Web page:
How I became Grandpa Don

Chapter 2
Brighton Park
1939 - 1944

Recorded by Donald J Plefka (Grandpa Don) January, 2001

Most of my grade school years were spent here. 
They were good years.

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We moved to a flat in the Brighton Park neighborhood near Archer and California Ave. It was a Polish neighborhood with a mix of Lithuanians and others. Polish was spoken at the nearest grocery store. The nearest school was a public school and they would not accept a 6 year old into 2nd grade so I repeated 1st. I had been accustomed to a lot of work in school and this was like play time for me. (But the stomach problems eased up considerably). 

I loved the water. 
Mom was not so sure!

After one year there, I switched to St. Joseph and St Anne school at 38th and California. That meant crossing busy Archer Ave twice a day but there were several kids from our block making the trip.

Dad loved fishing and we went to a lake or river whenever we could. I preferred to get into the water with the fish.

At home I learned to play quietly. The landlady, living below us, would complain if I made noise. Often, when friends would stand in front to call me out, she would open the door and tell them I wasn't home. That was a time when children should be "seen, ... but not heard". My boxes of logs and blocks were big and I really enjoyed them. I also read a lot. I had all the Grimes Fairy Tails, and books about dogs. 

There were a few empty lots to play in with friends but he best one was the huge field across from Kelly High School. This field was an old quarry that had been filled with garbage and covered with dirt years before. Sometimes there was evidence of very large rats. There was a section of tall wild sunflowers with paths that were like a maze which made a great "hide and seek" area. When in 6th and 7th grade, summers were spent in the pool at McKinley park. There were no organized sports that I knew of.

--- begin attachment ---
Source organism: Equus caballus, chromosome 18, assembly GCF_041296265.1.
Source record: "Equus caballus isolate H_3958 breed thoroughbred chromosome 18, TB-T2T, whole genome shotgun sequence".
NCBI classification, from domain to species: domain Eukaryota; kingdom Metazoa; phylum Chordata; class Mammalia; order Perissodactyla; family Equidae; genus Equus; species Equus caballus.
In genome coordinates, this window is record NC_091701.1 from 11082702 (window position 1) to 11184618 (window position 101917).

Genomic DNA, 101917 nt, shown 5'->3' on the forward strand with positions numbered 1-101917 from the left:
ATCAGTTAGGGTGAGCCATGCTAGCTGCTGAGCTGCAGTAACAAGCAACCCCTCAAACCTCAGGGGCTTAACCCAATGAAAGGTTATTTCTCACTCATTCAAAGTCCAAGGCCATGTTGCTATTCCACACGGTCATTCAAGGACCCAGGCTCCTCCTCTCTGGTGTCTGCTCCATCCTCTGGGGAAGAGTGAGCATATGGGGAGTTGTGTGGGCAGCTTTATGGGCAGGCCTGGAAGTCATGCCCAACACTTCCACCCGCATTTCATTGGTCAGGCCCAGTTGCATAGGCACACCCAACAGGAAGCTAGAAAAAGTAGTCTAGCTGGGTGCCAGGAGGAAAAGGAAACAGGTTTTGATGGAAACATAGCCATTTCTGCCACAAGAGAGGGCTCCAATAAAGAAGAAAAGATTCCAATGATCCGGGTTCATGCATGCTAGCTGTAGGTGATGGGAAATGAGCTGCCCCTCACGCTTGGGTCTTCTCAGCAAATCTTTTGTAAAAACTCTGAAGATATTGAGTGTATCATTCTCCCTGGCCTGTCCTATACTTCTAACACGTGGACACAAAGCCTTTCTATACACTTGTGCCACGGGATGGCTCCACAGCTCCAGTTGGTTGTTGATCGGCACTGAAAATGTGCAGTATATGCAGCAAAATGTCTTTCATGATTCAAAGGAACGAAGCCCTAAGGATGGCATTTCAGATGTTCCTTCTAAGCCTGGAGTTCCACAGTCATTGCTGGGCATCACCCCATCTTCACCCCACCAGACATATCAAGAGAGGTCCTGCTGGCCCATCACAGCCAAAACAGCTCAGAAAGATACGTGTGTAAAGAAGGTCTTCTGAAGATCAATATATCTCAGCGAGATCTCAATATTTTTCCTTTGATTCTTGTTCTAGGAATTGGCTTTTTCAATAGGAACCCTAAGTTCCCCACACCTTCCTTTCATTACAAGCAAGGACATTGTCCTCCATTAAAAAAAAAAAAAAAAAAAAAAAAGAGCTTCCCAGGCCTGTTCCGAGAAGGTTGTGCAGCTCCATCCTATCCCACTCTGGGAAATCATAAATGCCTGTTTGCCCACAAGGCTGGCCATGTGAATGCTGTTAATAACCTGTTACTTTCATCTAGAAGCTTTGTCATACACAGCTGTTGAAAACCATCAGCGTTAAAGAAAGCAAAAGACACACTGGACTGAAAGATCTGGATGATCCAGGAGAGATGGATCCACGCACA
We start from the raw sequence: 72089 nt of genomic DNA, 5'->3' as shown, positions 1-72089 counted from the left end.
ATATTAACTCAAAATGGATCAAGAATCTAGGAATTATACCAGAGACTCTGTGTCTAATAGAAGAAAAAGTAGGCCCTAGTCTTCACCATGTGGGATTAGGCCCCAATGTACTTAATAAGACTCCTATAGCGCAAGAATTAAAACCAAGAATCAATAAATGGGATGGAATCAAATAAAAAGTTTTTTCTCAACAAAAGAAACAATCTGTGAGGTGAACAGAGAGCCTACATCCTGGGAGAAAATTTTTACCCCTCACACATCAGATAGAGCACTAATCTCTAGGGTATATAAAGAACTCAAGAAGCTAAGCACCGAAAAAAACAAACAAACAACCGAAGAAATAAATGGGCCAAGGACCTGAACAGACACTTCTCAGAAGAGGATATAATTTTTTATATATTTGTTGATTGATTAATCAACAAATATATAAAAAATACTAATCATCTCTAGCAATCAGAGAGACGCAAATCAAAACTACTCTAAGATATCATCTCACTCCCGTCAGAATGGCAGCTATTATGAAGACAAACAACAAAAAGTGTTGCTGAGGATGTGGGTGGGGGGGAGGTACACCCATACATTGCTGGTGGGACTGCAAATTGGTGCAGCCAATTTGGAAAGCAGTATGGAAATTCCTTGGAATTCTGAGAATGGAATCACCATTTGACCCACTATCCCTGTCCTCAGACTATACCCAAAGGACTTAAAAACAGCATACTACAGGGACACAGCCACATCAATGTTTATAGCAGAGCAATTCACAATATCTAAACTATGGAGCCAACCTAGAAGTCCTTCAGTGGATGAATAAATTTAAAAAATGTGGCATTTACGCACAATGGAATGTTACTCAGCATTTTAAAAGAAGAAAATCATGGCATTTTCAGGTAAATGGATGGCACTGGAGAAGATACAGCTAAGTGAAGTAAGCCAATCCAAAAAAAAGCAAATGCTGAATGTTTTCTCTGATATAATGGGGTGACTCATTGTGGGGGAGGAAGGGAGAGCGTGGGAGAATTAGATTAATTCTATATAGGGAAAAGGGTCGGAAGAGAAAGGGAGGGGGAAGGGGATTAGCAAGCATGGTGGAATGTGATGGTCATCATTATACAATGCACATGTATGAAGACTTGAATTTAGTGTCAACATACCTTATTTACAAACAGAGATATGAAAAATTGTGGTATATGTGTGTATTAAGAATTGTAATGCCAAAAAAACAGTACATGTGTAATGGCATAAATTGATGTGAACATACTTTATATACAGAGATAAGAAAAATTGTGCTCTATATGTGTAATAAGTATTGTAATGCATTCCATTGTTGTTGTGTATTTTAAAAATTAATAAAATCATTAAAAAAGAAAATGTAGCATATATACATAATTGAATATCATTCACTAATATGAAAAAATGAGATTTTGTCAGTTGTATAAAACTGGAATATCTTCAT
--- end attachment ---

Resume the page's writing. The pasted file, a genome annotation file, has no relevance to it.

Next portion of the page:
The landlord's son pulled an old boat from the bottom of Lake Calumet. It made a great place to play.

We took our "window shopping" walks on Archer Ave.  There were no "malls" at this time and stores were all along major streets. There weren't even parking lots because most people either walked to the stores or rode the street cars. The movie house was the much bigger Brighton Theater and after a few years I was there every Saturday afternoon. Sometimes the family would go shopping (or just walking) downtown and go to the Chicago Theater. There you would see a double feature and a live stage show between features. Each feature was preceded by a cartoon and sometimes a "news reel". I was 10 when we were on such an excursion on December 7, 1941 and news boys flooded the streets shouting that "Japan bombed Pearl Harbor". We didn't know where that was. Dad left his job selling appliances for the gas company and got a job a Kellog Switchboard Company. During the war, there were no appliances to sell and Kellog was war related.

First Communion - 1939